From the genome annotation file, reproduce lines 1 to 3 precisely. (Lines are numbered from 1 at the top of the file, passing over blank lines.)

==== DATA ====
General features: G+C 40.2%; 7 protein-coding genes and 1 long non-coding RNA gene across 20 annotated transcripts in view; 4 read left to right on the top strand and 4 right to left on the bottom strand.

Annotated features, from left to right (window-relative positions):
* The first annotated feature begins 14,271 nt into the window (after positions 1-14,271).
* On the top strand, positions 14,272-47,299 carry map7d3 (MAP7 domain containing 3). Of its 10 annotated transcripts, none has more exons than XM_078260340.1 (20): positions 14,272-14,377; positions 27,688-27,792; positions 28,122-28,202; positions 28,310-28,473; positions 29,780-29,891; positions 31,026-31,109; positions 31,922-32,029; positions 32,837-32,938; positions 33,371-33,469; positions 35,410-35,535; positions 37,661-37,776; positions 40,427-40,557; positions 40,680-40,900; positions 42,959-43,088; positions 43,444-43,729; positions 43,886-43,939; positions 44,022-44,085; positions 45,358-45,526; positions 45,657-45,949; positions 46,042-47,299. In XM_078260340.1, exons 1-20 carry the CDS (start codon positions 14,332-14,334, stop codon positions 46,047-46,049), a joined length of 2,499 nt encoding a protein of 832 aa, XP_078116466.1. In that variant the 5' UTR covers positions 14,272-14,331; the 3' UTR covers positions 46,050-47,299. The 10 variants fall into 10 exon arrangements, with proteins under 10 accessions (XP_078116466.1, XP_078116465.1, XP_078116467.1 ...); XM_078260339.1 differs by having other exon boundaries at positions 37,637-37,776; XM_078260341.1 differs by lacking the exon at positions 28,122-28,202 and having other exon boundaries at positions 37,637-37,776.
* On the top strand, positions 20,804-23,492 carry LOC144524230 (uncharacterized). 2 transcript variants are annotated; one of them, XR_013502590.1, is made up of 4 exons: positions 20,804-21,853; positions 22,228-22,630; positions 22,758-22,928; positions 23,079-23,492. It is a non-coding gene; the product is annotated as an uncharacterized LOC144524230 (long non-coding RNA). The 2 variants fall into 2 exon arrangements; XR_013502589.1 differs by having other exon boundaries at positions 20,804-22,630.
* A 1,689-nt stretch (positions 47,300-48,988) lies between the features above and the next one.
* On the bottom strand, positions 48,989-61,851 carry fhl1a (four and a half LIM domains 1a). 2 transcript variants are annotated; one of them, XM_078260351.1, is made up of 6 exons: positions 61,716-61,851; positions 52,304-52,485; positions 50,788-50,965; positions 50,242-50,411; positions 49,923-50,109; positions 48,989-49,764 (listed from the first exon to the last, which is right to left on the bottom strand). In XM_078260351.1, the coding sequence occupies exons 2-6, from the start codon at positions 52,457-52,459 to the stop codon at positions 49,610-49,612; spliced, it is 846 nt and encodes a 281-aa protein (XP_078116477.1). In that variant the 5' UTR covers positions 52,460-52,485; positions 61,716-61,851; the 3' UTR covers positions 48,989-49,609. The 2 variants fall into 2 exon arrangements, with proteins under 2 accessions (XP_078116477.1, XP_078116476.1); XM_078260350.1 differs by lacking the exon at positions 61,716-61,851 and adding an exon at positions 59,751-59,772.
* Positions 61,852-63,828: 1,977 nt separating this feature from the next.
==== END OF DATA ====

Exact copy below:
General features: G+C 40.2%; 7 protein-coding genes and 1 long non-coding RNA gene across 20 annotated transcripts in view; 4 read left to right on the top strand and 4 right to left on the bottom strand.

Annotated features, from left to right (window-relative positions):
* The first annotated feature begins 14,271 nt into the window (after positions 1-14,271).